On the fifteenth night, a slight noise attracted the chief’s attention and he discovered a tern had alighted on the raft, just above his resting head. Quietly, he slipped his arm toward the bird then grabbed for it. Raw food no longer fazed them and the tern became breakfast the next morning. Five days later, they devoured a waterlogged coconut and snared another on day twenty-eight as it floated by. They would have no other food. 

Not long after they caught the tern, Dixon had grown displeased with their ability to control the raft’s course. They needed propulsion, but their hands and feet were insufficient. A long, flared coconut stem floated by in a clump of flotsam, and the men surmised it had been used as a paddle by an islander. The sea had long since sapped its resiliency, however, and it broke quickly when put to use. But it did give Dixon an idea. He began cutting the leather uppers off his useless shoes. Soon, he had two soles, with just enough leather to reinforce them and make a cup. He bored a hole in each heel, through which he ran a shoelace that would tether his improvised paddle if a rower should drop it. 

Fifteen minutes after the men began digging the soles into the water, a wake stretched out behind the boat and the spirits of the three oarsmen lifted immeasurably. Two would row while one would rest.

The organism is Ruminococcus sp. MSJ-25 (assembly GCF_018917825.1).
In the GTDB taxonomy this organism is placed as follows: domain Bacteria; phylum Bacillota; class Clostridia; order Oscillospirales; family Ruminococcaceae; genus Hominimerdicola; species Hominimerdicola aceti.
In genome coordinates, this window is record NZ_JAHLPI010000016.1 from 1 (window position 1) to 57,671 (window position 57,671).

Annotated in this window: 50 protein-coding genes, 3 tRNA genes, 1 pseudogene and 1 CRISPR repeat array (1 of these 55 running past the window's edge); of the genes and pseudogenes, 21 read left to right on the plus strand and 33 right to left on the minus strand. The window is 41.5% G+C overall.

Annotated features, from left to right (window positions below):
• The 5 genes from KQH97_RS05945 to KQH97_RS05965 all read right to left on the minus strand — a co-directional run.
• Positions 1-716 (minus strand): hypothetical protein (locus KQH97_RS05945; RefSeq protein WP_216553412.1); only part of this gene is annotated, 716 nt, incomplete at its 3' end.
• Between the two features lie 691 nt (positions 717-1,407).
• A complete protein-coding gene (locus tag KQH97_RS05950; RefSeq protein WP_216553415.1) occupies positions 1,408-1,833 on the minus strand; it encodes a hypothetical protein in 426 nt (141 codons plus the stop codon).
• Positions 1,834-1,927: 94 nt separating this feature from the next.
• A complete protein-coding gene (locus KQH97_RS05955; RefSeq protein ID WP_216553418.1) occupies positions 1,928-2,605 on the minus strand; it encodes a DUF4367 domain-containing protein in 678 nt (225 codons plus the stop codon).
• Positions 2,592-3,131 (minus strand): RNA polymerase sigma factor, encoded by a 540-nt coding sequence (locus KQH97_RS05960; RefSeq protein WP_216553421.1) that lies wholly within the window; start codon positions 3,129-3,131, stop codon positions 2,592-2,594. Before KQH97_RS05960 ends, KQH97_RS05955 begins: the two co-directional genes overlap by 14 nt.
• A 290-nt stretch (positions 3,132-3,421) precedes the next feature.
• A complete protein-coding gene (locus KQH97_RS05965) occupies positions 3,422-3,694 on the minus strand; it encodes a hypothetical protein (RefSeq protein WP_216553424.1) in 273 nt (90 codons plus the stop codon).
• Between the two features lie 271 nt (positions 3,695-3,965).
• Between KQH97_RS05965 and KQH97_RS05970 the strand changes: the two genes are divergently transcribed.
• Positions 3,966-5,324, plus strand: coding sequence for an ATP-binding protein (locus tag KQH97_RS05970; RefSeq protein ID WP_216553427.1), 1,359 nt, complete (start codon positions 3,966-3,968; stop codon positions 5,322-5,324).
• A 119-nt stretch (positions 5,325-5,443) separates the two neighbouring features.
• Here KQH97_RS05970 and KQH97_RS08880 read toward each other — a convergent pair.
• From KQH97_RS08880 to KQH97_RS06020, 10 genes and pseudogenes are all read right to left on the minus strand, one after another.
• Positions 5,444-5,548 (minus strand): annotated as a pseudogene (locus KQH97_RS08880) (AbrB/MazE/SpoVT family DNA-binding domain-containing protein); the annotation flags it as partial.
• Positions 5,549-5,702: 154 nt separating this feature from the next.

They rowed throughout the night with the wind at their backs. Dixon gauged their mileage by stars and his drift calculations; he found it quite satisfactory. The next day, unfavorable winds erased all of their progress.

Their thirty-third and thirty-fourth days at sea brought the high winds that run before a hurricane, and the gusts roiled the seas around them. Gallons and gallons of water poured into the raft yet somehow the men found the will to bail. They were dehydrated, starving, weak, cramped, and sunburned, with little energy or hope of salvation remaining. Waves had flipped their raft three times, gradually ridding them of most of their tools, resources, and clothes. They were naked and badly burnt, almost helpless beneath the unrelenting tropical sun, which shone down from the sky and glared up from the water. Gene had been enduring the sunlight for about an hour on his watch—the trio still dutifully stood watch for land, coconuts, or rescue—when the raft crested a wave and momentarily expanded their typically sea-bound horizon. 

“Chief,” Gene said calmly in his Missouri accent, “I see a beautiful field of corn.”  Nobody reacted; their minds seemed as adrift as they themselves.  If the others had heard him, they discounted Gene’s words as pure babble.  The raft slid down into a trough and nobody said anything more.  Several minutes later, the raft crested another wave and Gene exclaimed, “Sure enough, Chief—I see something green in the distance!”  That roused the others from their daze.  The rows of corn were in fact rows of palm trees lining a distant beach. 

After 34 days at sea, the men, having traveled 1,000 miles, washed up on Puka Puka atoll. The locals, American allies, brought them to the resident commissioner. Seven days later, the seaplane tender USS Swan carried the three sailors back to the fleet. To read their entire story, see Alvin Townley’s new book Fly Navy: Discovering the Extraordinary People and the Enduring Spirit of Naval Aviation (Thomas Dunne Books, 2011). Excerpt reprinted with permission.